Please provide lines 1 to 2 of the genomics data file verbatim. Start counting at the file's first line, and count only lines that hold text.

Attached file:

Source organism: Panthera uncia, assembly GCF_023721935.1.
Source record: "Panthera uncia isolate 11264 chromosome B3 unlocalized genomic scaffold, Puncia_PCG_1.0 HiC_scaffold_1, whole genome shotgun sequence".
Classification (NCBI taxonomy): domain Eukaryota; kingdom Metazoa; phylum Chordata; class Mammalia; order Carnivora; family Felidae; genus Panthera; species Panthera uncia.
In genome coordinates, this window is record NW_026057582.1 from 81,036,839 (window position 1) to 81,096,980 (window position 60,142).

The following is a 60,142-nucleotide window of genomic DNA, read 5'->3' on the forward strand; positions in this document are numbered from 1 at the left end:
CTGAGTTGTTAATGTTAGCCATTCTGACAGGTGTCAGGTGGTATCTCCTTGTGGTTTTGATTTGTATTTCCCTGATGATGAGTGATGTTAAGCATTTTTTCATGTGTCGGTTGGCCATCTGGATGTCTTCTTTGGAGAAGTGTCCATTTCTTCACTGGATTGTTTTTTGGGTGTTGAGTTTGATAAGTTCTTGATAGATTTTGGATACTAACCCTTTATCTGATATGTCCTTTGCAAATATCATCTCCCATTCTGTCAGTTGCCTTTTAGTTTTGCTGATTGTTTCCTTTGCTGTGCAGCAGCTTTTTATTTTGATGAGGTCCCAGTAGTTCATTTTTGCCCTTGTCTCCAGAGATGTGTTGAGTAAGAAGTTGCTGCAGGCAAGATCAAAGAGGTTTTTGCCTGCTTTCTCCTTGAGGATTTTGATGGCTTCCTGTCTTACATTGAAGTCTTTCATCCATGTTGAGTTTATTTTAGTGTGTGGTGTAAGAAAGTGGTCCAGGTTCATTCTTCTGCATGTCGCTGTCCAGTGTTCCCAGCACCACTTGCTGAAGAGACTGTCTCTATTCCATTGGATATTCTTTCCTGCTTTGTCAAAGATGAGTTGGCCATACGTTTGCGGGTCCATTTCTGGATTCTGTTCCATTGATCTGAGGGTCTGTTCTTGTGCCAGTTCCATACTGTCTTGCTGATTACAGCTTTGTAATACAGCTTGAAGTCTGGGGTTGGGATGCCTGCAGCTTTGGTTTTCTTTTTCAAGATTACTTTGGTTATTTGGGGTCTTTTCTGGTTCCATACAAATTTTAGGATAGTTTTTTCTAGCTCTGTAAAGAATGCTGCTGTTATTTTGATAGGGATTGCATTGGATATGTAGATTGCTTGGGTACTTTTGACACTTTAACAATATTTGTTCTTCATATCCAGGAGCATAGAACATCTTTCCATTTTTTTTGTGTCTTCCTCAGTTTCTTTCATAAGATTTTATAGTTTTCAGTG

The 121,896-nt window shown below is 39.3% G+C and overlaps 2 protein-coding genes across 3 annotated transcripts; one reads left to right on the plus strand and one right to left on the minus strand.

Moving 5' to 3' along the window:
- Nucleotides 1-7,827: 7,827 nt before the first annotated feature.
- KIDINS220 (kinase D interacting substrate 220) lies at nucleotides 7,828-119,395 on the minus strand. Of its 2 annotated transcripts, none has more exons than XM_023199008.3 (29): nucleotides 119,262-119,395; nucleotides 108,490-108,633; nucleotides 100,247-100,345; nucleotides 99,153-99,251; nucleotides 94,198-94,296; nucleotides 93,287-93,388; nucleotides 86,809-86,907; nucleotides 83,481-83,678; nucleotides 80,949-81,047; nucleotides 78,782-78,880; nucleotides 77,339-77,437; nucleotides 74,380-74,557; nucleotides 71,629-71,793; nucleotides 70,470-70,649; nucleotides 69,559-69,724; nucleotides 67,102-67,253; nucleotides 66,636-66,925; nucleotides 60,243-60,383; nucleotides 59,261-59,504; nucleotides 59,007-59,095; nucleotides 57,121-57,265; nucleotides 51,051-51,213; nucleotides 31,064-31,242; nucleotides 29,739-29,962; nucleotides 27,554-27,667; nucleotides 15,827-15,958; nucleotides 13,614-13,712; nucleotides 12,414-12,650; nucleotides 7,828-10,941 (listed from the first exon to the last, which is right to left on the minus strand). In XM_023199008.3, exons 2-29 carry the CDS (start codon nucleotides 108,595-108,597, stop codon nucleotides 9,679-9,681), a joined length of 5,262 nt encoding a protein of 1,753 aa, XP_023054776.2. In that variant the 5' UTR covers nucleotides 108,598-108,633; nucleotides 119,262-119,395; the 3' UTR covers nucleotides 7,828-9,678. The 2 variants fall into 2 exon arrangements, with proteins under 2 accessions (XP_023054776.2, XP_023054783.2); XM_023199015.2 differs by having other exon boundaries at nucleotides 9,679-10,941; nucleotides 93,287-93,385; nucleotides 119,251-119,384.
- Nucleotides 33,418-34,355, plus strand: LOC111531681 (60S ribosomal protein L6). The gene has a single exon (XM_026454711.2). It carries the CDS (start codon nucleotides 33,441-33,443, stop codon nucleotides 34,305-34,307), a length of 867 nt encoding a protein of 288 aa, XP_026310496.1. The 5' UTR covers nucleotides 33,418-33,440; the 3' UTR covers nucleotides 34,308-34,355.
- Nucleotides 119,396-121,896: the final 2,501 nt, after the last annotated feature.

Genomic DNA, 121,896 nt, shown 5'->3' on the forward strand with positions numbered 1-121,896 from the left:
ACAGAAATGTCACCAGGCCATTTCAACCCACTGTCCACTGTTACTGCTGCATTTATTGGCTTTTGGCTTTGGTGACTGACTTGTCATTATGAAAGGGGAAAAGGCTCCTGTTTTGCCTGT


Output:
Source organism: Panthera uncia, assembly GCF_023721935.1.
Source record: "Panthera uncia isolate 11264 chromosome B3 unlocalized genomic scaffold, Puncia_PCG_1.0 HiC_scaffold_1, whole genome shotgun sequence".